- What is SALMON
- What can SALMON do
- SALMON at Github
- List of developers
- Acknowledgements for SALMON developments
What is SALMON
SALMON is an open-source computer program for ab-initio quantum-mechanical calculations of electron dynamics at the nanoscale that takes place in various situations of light-matter interactions. It is based on time-dependent density functional theory, solving time-dependent Kohn-Sham equation in real time and real space with norm-conserving pseudopotentials.
SALMON was born by unifying two scientific programs: ARTED, developed by Univ. Tsukuba group, that describes electron dynamics in crystalline solids, and GCEED, developed by Institute for Molecular Science group, that describes electron dynamics in molecules and nanostructures. It can thus describe electron dynamics in both isolated and periodic systems. It can also describe coupled dynamics of electrons and light-wave electromagnetic fields.
To run the program, SALMON requires MPI Fortran/C compiller with LAPACK libraries. SALMON has been tested and optimized to run in a number of platforms, including Linux PC Cluster with x86-64 CPU, Fujitsu FX100 supercomputer system, K-computer, and supercomputer system with Intel Xeon Phi (Knights Landing).
What can SALMON do
SALMON describes electron dynamics in both isolated (molecules and nanostructures) and periodic (crystalline solids) systems. SALMON first carries out ground-state calculations in the density functional theory to prepare initial configurations. SALMON then calculates electron dynamics induced by applied electric field. Employing a weak impulsive external field, SALMON can be used to calculate linear response properties such as a polarizability of molecules and a dielectric function of crystalline solids. Using pulsed electric fields, SALMON describes electron dynamics in matters induced by intense and ultrashort laser pulses.
Ground state calculations
- Kohn-Sham orbitals and energies
- density of states
- projected density of states
- electron localization function
- Oscillator strength distribution (absorption spectrum)
- dielectric function
Light-induced electron dynamics
- time evolution of Kohn-Sham orbitals
- density, current
- excitation energy
- number density of excited carriers
Simultaneous description of electron dynamics and light pulse propagation
- light pulse propagation as well as time evolution of Kohn-Sham orbitals
- energy transfer from pulsed light to electrons
SALMON is available under Apache License version 2.0.
Copyright 2017 SALMON developers Licensed under the Apache License, Version 2.0 (the "License"); you may not use this file except in compliance with the License. You may obtain a copy of the License at http://www.apache.org/licenses/LICENSE-2.0 Unless required by applicable law or agreed to in writing, software distributed under the License is distributed on an "AS IS" BASIS, WITHOUT WARRANTIES OR CONDITIONS OF ANY KIND, either express or implied. See the License for the specific language governing permissions and limitations under the License.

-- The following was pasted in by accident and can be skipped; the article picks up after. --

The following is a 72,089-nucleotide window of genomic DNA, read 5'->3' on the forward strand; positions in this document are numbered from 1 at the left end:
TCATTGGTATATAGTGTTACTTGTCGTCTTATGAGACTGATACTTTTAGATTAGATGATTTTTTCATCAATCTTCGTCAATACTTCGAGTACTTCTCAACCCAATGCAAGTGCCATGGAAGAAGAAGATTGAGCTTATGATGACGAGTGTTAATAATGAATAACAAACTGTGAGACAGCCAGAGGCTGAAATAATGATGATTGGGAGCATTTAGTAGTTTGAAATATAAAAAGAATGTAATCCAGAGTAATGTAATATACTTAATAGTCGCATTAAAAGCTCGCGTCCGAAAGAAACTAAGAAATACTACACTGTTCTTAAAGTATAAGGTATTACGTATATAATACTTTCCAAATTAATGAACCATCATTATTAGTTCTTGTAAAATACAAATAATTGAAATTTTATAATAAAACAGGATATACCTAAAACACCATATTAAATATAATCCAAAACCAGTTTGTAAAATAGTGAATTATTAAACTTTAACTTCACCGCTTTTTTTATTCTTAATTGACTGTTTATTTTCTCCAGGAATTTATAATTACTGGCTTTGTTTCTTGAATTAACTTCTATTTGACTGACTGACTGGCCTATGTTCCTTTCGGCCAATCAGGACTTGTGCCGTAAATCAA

SALMON at Github
SALMON is developed at GitHub.com
List of developers
- Isabella Floss (TU Wien, Austria)
- Yuta Hirokawa (University of Tsukuba, Japan)
- Kenji Iida (Institute for Molecular Science, Japan)
- Kazuya Ishimura (Institute for Molecular Science, Japan)
- Kyung-Min Lee (Max Planck Institute for the Structure and Dynamics of Matter, Germany)
- Katsuyuki Nobusada (Institute for Molecular Science, Japan)
- Masashi Noda (University of Tsukuba, Japan)
- Tomohito Otobe (National Institutes for Quantum and Radiological Science and Technology, Japan)
- Shunsuke Sato (Max Planck Institute for the Structure and Dynamics of Matter, Germany)
- Yasushi Shinohara (University of Tokyo, Japan)
- Takashi Takeuchi (University of Tsukuba, Japan)
- Xiao-Min Tong (University of Tsukuba, Japan)
- Mitsuharu Uemoto (University of Tsukuba, Japan)
- Kazuhiro Yabana (University of Tsukuba, Japan)
- Atsushi Yamada (University of Tsukuba, Japan)
- Shunsuke Yamada (University of Tsukuba, Japan)
- Maiku Yamaguchi (University of Tokyo, Japan)
Acknowledgements for SALMON developments
SALMON has been developed by the SALMON developers under supports by Center for Computational Sciences, University of Tsukuba, and Institute for Molecular Science. SALMON has been supported by Strategic Basic Research Programs, CREST, Japan Science and Technology Agency, under the Grand Number JPMJCR16N5, in the research area of Advanced core technology for creation and practical utilization of innovative properties and functions based upon optics and photonics. SALMON has been also supported by Ministry of Education, Culture, Sports and Technology of Japan as a social and scientific priority issue (Creation of new functional devices and high-performance materials to support next-generation industries: CDMSI) to be tackled by using post-K computer.